Along with treating people with respect and kindness, there are a few things I would like to address.  When I have visited, I have noticed that every single employee of CCA brings food from the outside.  Is it because you know that the food is inedible?  It appears that it is.  I send Pedro money so that he can eat ramen noodles because he can no longer eat the food.  

When the detainees are allowed to work, do you really think it is fair to pay $1 per day? Most of the detainees have families and were the primary wage earners before they were detained.  Most of their families cannot send them money.

When there are activities for detainees that keep them entertained, it is safer for the CCA guards because they will be less likely to cause trouble if they are not bored.  The games that are provided are broken, old and taped together.  If there were more activities you would see less protest and less have trouble.

Pedro asked for his phone records a few weeks ago.  He was denied.  The rationale was that if he received his phone records, all the detainees would have to receive their phone records.  My question is, has anyone else asked for their phone records?  I doubt it.  Really, printing out phone records is not hard.  The only reason to avoid giving out phone records is if you are hiding something.  Are you covering for the outrageous cost of the phone calls?  Are you hiding the poor quality of phone calls and the consistent disconnections?  We pay $13.58 per collect call for only 20 minutes to talk to each other through Evercom. That is ridiculous.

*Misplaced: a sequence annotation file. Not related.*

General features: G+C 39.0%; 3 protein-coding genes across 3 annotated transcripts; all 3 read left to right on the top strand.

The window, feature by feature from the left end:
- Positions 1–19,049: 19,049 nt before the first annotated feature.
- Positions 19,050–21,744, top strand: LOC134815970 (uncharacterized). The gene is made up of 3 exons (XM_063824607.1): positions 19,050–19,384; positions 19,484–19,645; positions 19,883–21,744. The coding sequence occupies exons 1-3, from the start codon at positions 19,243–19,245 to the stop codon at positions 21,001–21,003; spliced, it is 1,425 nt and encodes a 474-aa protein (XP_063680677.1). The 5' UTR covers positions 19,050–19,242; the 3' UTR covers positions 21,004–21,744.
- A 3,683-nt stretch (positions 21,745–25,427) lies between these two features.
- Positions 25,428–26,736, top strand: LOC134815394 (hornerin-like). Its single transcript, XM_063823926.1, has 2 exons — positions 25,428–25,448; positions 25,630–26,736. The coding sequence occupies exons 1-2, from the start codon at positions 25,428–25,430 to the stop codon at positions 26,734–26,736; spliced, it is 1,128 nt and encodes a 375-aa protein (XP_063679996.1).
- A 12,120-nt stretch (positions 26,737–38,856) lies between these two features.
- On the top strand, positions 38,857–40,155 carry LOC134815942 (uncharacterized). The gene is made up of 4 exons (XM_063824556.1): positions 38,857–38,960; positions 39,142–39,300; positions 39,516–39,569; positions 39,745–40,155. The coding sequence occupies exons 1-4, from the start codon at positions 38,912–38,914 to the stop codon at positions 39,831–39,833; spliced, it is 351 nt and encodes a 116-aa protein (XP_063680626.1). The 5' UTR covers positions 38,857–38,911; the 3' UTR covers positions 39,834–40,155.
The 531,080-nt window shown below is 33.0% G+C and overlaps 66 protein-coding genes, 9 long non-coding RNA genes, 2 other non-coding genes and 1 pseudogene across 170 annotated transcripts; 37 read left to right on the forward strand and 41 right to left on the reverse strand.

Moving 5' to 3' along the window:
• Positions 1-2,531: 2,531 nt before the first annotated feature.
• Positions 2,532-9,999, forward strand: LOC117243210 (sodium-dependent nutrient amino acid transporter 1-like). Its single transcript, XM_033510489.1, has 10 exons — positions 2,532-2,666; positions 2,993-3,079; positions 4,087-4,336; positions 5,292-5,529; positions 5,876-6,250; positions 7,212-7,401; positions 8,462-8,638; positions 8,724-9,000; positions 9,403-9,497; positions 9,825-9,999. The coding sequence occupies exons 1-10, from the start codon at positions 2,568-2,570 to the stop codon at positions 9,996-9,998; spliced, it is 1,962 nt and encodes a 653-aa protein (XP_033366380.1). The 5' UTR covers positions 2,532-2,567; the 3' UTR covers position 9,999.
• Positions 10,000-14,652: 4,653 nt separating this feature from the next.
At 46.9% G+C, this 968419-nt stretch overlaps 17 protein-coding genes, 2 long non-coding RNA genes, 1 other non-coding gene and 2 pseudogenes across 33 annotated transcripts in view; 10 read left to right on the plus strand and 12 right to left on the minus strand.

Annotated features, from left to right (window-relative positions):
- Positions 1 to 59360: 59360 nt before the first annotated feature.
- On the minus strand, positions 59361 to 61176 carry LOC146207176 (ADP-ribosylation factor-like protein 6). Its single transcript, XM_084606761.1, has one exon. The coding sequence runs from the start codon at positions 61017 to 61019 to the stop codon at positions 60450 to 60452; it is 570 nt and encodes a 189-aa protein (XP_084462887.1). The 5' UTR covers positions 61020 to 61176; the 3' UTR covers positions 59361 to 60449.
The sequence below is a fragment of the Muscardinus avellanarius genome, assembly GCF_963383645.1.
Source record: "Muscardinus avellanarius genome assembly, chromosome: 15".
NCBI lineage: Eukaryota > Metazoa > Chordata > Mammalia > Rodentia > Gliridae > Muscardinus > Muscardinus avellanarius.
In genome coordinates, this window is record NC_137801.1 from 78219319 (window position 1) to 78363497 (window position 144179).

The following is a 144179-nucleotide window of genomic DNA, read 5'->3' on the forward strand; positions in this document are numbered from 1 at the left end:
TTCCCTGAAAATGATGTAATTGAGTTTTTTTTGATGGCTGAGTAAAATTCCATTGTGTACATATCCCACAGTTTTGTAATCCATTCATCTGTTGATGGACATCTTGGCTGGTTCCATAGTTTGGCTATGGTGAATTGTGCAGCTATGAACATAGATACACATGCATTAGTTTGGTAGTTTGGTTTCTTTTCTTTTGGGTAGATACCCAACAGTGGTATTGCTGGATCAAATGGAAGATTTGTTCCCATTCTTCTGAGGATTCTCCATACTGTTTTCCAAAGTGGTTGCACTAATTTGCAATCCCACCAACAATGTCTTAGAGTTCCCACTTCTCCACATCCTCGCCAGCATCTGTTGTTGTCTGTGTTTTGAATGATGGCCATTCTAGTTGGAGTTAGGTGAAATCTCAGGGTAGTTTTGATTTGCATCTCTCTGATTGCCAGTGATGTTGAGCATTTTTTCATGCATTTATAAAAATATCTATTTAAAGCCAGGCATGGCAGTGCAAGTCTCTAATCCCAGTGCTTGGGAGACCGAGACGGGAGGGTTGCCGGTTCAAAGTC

The most frustrating thing is inconsistency in policy.  For example, Pedro was told that a media or business visit was not the same as a personal visit.  So if there was a personal visit in the week, he could also have a media or business visit in the same week.  When the media person came to visit after we visited, he was turned away.  Consistency in policy would be helpful for staff and visitors.

Because of the nature of your position, you have the power to spread love and compassion and you have the power to spread the message of hate.  During this past year, my husband has told me of officers that have made his life survivable and guards who have made his life hell.  I understand safety and security is necessary but I believe there are ways to keep order and also to be humane.  There is someone very important to me that once said, "So whatever you wish that others would do to you, do also to them.”  I am grateful to the guards that follow this ideal.

I pray for your health and well being and hope that you or your family will never have to go through the same ordeal that we have been through in the past year.


Emily Guzman

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Pedro was detained at Stewart Detention Center for 19 months.

NACARA is the type of relief Pedro was granted. Click here to find out what it is.